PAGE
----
dogs-and-catsAdopt, Don’t Shop — There are so many wonderful pets currently living in animals shelters and rescues. These animals are homeless through no fault of their own and they deserve loving, permanent places to live. Some have experienced abuse or neglect; others were orphaned when their human moved or passed away. Animals in shelters are not bad—they are innocent creatures eager to provide love and companionship, and we owe it to them to make sure they are properly cared for and don’t suffer. Each year, millions of healthy companion animals are euthanized simply because they are homeless. This is just plain wrong. So in 2016 if you decide to get a new pet, pledge to adopt, not shop!

Spread the Word — Despite the efforts of animal shelters and rescues everywhere, people still seem to be largely unaware of the homeless animal problem. Even as the ASPCA and the Humane Society work diligently to educate the public through television commercials and mailers, people still buy puppy-mill dogs from pet stores or get kittens from breeders. Some people insist that they want to get a purebred pet—those are widely available through rescues and shelters, too. If the animal homelessness situation is ever going to improve, the financial benefits of breeding companion animals needs to decrease. Therefore, in 2016 spread the word about animal adoption when you hear people talk about getting a pet.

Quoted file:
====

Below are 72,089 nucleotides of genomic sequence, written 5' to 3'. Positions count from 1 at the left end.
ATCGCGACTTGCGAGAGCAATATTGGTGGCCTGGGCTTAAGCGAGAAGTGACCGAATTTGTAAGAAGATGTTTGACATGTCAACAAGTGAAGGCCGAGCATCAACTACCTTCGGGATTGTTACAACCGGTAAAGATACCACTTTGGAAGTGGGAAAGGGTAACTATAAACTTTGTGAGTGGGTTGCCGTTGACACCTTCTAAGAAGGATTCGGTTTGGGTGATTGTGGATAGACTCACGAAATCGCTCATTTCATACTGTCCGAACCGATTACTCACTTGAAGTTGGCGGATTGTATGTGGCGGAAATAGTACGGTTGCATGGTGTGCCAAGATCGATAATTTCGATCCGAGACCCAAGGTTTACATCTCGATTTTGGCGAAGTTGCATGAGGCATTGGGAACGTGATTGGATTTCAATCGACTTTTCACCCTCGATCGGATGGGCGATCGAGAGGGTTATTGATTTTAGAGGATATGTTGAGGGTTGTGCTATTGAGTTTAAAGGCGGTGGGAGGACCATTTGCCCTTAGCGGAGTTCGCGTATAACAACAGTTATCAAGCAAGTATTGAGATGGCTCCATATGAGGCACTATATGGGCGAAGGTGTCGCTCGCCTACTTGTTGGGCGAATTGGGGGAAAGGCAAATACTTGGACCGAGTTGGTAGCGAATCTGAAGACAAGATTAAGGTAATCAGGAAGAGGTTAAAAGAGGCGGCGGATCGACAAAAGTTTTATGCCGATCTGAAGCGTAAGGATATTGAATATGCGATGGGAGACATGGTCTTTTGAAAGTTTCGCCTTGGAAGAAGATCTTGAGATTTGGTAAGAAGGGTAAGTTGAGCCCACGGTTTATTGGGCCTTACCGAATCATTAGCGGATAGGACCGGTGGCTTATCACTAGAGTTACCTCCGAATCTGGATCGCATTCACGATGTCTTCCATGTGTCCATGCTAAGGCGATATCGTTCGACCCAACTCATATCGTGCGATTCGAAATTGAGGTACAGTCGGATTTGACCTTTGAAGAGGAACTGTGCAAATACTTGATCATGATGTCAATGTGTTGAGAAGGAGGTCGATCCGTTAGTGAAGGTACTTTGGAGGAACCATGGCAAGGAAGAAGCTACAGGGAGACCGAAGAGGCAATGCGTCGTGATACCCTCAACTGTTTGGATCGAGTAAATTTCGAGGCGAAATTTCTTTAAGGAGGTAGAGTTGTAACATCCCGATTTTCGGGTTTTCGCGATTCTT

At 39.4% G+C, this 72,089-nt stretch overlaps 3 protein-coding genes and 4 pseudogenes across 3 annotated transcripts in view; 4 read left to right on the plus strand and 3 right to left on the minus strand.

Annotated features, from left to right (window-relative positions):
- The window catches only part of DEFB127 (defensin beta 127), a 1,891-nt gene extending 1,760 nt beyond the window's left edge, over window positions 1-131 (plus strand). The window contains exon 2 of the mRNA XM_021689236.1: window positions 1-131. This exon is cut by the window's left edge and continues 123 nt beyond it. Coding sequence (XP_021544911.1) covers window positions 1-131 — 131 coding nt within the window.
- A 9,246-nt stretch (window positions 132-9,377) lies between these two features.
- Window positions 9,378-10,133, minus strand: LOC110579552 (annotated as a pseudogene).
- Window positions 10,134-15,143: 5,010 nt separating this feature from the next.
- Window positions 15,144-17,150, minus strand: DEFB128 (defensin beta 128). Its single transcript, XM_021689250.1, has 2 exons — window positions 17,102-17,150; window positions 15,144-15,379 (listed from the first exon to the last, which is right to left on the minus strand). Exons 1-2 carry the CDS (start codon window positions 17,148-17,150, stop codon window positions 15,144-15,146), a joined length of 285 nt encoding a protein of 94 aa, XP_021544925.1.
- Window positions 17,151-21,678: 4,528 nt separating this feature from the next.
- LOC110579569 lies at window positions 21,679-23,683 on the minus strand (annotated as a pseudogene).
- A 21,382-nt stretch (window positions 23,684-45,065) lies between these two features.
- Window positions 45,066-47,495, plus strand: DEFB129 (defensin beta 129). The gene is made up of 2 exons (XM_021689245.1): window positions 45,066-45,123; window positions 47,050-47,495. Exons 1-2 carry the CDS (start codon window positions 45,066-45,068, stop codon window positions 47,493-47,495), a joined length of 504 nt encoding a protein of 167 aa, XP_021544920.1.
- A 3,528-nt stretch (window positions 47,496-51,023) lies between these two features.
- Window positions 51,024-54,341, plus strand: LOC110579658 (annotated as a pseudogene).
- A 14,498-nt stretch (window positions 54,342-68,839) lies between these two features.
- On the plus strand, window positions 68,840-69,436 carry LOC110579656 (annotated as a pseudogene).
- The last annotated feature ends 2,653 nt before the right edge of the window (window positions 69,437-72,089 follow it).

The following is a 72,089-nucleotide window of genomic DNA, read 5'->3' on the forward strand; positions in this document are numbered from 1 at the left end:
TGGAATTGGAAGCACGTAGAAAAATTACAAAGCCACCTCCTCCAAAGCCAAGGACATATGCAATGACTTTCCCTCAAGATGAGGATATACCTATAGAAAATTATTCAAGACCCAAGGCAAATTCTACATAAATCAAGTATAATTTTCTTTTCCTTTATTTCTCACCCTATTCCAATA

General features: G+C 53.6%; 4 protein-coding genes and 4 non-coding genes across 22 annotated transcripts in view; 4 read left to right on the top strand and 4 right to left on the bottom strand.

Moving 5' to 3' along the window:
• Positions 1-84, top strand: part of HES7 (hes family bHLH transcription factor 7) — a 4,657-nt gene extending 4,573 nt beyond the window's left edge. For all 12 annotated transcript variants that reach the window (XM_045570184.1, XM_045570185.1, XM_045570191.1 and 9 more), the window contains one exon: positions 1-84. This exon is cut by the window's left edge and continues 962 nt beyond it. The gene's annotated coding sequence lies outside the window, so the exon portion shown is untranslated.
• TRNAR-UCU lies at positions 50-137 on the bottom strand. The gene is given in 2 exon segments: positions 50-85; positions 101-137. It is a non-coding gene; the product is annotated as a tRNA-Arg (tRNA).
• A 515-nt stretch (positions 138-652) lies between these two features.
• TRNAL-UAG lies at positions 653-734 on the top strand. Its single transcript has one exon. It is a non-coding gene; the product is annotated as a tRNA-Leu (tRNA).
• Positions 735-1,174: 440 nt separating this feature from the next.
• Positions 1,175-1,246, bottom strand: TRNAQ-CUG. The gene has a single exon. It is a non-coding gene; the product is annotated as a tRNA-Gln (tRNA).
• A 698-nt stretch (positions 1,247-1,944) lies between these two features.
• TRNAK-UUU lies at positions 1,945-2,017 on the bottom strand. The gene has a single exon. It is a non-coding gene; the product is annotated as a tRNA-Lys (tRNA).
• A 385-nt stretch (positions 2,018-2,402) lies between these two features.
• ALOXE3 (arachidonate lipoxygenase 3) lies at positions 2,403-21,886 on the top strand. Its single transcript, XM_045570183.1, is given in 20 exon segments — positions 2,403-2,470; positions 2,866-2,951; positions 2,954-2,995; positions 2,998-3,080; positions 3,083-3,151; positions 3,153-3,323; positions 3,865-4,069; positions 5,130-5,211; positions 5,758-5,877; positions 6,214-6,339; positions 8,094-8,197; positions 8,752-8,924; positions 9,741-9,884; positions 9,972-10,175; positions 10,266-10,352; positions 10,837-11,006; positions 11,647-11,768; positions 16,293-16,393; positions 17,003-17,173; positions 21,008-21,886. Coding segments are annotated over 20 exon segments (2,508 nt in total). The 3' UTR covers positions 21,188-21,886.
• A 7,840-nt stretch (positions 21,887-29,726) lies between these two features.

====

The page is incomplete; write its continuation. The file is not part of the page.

Do Not Treat Your Car Like a Kennel — Leaving an animal in a car is not just dangerous in the hot summer months. A cold car can be equally dangerous. It only takes a few minutes in a freezing-cold car for a pet to suffer hypothermia, suffocation, or frostbite. And not only is the temperature dangerous, but each year thousands of pets are stolen when they’re left in a car unattended! Don’t be a victim of pet theft, and don’t expose your pet to dangerous conditions. Promise that in 2016 you will not leave your furry loved one in a hot or cold car.